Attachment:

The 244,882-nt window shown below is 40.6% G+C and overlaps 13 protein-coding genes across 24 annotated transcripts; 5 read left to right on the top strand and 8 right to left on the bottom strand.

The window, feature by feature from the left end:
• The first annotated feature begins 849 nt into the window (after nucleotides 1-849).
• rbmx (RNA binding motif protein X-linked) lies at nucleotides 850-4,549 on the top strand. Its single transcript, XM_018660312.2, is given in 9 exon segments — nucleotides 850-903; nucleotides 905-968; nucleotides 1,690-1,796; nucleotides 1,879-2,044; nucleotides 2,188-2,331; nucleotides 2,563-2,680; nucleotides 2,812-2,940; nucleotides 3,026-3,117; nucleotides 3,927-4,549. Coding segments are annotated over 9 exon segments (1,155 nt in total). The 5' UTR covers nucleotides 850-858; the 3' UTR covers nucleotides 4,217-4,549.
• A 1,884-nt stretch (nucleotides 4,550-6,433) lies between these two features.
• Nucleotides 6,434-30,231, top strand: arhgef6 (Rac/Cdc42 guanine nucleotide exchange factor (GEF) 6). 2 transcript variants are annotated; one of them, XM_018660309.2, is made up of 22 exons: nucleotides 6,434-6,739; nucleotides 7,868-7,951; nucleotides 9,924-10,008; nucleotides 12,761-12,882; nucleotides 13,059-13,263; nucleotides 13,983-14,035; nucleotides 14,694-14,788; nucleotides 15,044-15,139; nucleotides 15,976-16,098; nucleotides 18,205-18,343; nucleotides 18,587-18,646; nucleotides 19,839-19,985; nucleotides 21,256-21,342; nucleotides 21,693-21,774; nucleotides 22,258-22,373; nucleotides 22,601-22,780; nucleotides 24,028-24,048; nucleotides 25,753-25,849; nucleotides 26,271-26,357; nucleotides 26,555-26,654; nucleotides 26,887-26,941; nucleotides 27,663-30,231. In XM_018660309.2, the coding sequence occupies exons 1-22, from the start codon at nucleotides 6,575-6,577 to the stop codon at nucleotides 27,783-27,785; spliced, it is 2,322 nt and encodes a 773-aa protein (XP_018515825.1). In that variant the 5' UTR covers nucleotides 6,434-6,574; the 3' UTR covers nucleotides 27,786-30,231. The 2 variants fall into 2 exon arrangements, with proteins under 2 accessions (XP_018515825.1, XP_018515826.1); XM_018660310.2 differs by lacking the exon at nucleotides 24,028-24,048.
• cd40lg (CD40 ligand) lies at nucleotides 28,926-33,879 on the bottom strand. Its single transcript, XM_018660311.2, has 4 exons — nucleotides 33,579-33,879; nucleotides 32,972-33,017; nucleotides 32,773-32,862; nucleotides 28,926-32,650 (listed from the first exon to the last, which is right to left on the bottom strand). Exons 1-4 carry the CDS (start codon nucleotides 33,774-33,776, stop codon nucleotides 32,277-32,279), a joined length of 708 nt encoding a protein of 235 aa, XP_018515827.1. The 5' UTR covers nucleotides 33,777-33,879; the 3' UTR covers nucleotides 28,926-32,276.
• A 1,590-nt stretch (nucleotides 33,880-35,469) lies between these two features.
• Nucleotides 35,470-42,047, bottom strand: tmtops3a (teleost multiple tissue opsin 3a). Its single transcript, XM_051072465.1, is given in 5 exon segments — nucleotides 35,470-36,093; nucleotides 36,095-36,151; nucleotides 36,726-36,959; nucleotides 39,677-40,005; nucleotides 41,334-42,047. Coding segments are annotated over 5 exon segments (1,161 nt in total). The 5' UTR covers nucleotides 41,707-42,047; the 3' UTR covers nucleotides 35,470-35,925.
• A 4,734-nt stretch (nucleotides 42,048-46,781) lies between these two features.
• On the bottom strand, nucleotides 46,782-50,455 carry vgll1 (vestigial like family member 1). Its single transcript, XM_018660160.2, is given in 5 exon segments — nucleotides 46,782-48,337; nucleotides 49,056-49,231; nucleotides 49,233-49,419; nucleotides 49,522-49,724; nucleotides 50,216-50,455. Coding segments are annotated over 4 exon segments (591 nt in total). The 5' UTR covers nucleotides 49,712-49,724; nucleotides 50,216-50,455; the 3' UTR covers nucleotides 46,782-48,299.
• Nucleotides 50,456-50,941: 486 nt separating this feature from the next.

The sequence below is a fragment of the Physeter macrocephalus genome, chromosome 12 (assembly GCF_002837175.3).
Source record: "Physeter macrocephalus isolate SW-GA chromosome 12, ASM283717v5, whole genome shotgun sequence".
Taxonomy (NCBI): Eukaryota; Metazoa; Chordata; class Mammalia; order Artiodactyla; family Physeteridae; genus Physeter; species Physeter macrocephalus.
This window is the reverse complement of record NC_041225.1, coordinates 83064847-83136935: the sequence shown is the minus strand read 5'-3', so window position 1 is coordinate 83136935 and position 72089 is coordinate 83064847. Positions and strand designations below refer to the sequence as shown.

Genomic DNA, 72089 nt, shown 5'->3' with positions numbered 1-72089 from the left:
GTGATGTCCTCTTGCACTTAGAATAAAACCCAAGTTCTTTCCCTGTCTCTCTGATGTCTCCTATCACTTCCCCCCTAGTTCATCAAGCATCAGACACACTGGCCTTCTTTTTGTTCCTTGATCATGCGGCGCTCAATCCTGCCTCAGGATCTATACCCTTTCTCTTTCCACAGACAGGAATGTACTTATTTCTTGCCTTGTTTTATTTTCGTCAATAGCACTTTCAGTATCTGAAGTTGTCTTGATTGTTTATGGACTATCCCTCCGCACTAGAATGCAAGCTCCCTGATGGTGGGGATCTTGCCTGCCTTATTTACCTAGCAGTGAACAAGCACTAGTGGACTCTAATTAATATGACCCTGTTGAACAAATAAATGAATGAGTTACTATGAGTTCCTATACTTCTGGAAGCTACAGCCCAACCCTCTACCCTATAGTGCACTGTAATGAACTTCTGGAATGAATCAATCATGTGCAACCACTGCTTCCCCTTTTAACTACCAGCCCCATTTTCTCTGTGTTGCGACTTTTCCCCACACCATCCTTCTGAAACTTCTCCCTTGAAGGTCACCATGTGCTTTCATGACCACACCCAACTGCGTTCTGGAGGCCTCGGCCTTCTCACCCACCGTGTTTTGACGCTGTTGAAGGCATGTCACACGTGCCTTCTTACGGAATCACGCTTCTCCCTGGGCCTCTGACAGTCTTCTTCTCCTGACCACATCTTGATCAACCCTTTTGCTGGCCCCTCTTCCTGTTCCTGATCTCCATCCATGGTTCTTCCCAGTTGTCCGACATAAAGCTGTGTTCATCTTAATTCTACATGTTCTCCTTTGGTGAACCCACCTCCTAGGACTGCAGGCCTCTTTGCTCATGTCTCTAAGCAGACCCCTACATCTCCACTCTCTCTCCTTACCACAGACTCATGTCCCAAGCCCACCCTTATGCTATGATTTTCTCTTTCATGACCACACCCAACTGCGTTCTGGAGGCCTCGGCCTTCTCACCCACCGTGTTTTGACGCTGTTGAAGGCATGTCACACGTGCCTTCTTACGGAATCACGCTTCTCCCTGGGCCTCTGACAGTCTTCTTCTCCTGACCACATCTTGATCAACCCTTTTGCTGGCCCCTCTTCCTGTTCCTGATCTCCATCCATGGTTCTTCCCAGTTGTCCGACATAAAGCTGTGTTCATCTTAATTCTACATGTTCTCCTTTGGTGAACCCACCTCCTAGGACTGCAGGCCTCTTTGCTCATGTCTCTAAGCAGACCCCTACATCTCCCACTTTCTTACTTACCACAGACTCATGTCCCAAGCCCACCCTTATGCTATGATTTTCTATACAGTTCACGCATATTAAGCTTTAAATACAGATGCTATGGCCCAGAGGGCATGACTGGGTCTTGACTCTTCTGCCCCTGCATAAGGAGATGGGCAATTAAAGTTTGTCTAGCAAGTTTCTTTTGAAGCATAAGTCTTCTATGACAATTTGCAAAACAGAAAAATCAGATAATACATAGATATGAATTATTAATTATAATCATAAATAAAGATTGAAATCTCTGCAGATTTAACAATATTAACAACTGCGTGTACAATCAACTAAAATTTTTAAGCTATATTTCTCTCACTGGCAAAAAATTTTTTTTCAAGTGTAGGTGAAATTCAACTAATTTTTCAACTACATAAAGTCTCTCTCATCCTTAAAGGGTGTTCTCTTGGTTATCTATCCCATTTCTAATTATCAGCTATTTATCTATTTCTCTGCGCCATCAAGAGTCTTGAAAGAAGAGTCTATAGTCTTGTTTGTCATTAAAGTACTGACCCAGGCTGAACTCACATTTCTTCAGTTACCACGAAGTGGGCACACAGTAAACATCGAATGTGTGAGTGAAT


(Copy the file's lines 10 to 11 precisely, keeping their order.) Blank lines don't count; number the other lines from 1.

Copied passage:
• A 4,734-nt stretch (nucleotides 42,048-46,781) lies between these two features.
• On the bottom strand, nucleotides 46,782-50,455 carry vgll1 (vestigial like family member 1). Its single transcript, XM_018660160.2, is given in 5 exon segments — nucleotides 46,782-48,337; nucleotides 49,056-49,231; nucleotides 49,233-49,419; nucleotides 49,522-49,724; nucleotides 50,216-50,455. Coding segments are annotated over 4 exon segments (591 nt in total). The 5' UTR covers nucleotides 49,712-49,724; nucleotides 50,216-50,455; the 3' UTR covers nucleotides 46,782-48,299.